Thursday, November 13, 2008

The Back of the Napkin

Presentation: The Back of the Napking Presenter: Dan Roam

We can solve our problems with pictures. When someone thinks visually, they are able to become much more clear about what the problem is about.

Which problems are we talking about? – we can solve any problem we can think of.. If we can articulate it, we can solve it.

What pictures are we talking about? – simple shapes + stick figures + smiley faces

Who is “we”? (Who is going to do this?) – us. You.

75% of your brain is processing vision. - Tells us that vision is pretty important if we are using that much of our brain to process. After kindergarten, we quit teaching pictures.

Help us discover ideas. If can spend a few seconds mapping out with a picture, you will discover ideas in that kernel that we wouldn't have discovered if we do bullet lists, etc. - Triggers different parts of the brain.

Fastest to develop the idea. Once you have created the picture, can share with others. Can this work virtually - heck yes! (Many synchronous meeting tools allow you to collaborate in this way. Elluminate for one).

3 fundamental unwritten rules of visual thinking
- Whoever best describes the problem is the one most likely to solve it.
+ Whoever draws the best picture gets the money
+ Explain something that may be complex in the clearest way. This is not about oversimplification.

Examples: - Creation of SW Airlines - Cuban Missile Crisis - Laffer Curve

(So I've got Mark O's live blog going in one of my other windows and I keep hearing the typing clicks and switching over to see what he is typing.)

(Oh yeah - best us of tablet EVER for a presentation. I wish / hope someone is videotaping this....)

There is a broad range of abilities and talents and ways we think about pictures. - In any given business meeting / setting there is a spectrum.
- 25% Black Pen people - can't wait to run up to whiteboard and start drawing.
- 50% Yellow Pen people (highlighters) - the folks who will stand up and go to the white board and clarify the ideas already drawn.
- 25% Red Pen people - the person who is thinking the whole drawing thing is BS and that the folks at the whiteboard are oversimplifying / misinterpreting the problem.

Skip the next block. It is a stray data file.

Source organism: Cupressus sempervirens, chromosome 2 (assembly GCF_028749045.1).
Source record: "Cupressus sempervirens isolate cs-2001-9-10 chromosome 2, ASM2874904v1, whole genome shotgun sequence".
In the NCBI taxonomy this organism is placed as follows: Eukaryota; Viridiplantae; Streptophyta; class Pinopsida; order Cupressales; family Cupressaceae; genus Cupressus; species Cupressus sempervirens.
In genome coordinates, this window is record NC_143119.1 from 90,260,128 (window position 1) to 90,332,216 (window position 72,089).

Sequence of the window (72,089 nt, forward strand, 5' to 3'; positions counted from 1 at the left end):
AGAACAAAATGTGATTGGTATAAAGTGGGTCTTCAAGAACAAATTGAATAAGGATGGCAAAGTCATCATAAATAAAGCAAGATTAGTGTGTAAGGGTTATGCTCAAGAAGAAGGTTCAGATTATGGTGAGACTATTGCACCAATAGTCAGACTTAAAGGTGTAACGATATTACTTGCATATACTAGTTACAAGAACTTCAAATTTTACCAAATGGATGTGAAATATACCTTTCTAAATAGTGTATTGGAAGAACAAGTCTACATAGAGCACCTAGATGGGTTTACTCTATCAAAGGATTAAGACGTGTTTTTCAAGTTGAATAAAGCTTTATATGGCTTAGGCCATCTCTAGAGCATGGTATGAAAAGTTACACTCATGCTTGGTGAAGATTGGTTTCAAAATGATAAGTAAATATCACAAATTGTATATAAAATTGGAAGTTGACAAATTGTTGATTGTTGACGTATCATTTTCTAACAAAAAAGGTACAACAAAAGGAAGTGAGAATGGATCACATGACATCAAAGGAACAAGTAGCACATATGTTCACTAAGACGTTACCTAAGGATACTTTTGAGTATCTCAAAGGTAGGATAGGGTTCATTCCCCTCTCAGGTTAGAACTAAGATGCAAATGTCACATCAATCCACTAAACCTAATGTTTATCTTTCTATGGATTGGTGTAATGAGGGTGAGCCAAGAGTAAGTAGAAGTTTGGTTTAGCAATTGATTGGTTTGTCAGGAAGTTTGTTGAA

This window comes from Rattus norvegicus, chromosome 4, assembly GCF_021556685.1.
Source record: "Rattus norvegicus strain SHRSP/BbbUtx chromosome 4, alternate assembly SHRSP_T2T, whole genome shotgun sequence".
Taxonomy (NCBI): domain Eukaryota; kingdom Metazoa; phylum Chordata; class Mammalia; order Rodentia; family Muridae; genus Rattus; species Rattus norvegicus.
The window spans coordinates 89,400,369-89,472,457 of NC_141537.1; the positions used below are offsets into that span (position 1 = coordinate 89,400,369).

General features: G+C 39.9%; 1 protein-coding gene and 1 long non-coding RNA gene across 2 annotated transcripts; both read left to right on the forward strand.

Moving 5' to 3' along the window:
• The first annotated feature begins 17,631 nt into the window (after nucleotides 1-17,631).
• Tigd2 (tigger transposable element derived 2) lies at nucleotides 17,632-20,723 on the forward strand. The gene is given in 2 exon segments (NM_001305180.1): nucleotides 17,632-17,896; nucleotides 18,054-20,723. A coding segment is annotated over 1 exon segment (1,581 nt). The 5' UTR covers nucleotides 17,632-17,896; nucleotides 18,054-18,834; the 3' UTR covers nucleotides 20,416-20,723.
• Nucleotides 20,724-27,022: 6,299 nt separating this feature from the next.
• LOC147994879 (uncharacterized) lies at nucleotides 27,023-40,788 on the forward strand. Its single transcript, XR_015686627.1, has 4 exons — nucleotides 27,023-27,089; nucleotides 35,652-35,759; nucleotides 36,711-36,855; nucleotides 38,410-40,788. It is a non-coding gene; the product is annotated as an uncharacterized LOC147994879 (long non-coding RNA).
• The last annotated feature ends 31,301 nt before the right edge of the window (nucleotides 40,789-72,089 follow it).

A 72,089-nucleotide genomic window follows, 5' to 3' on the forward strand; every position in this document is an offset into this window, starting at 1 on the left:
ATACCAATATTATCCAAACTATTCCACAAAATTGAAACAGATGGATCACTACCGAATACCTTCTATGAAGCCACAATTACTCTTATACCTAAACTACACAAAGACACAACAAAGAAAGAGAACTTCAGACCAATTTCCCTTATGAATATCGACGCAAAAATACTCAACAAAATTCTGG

The Red Pen people probably HAS the greatest grasp of the problem.

The way to get the Red Pen people to participate is to piss them off so much that they erase everything and draw it themselves (because the rest of you morons just don't get it).

Powerpoint is just a tool (hammer) (Here here!!!)
- Enables us to be lazy and turn off ways to process the information differently.
- From a cognitive perspective, if you need to convey information in real-time, this is the WORST way to do it. People will get the first and maybe second page to start. By page 7 , forget the first 2 pages. No time to digest the information.

The napkin sketch is the future. - Think and practice "how do I explain my concept in a picture"
- Replaces the elevator pitch (picture worth ......) Pictures transcend language and culture.

How to create an eNapkin (to share)
- Take 1 laptop computer running PowerPoint.
- Take 1 meeting tool - WebEx, Adobe Connect, GotoMeeting, Elluminate etc
- Take over the desktop and put PowerPoint on the meeting
- There is a great online drawing tool in PowerPoint (that most Microsofties don't know about)
- Go into presentation mode. Icons at the bottom. Look for the pen.
- Can switch the host in the meeting tool and allow them to move.

(If the video doesn't work I will try to post it separately)

Unwritten rule number 2 - The more human the picture, the more human the response.

Certain types of pictures work better than other.

6 ways we see (Who, What, Where, When, Why, How)
- Eyes are pulling zillions of points of data and brain is processing.
- Both a serial and a parallel process.
- the "What" pathway. The part that is able to process what objects are. That is Brent.
- the "Where" pathway. Tells us where things are. That something is about 3 feet down, slightly to the right.
- the "How Many" pathway. Tells us the number of things. There are more than 3, maybe more than nine, therefore "a lot". Mostly process small, medium or large.
- the "How" - We see the passage of timme through the change of location of the objects we see. We can start putting together how the world work.
- If I ask enough times and can put together cause and effect - can think about causality.

So any problem can be broken down into 6 pieces Then draw the solution
- Who/What - draw the person or thing
- Where - Map
- When - Timeline
- How - Flowchart
- How Much - draw a chart
- Why - (multi-variable plot) diagram with multiple dimentions of data mapped on top of each other

Some examples - the Wong Baker FACES Pain Rating Scale.

Those loops / cycles - tend to be a bit more confusing. Do a timeline, then add a hook at the end.

3rd unwritten rule - problems have multiple layers.
- We are in a position to slice the cake
- We can slice it horizontally and vertically - through our pictures.
- Different pictures for different problems.

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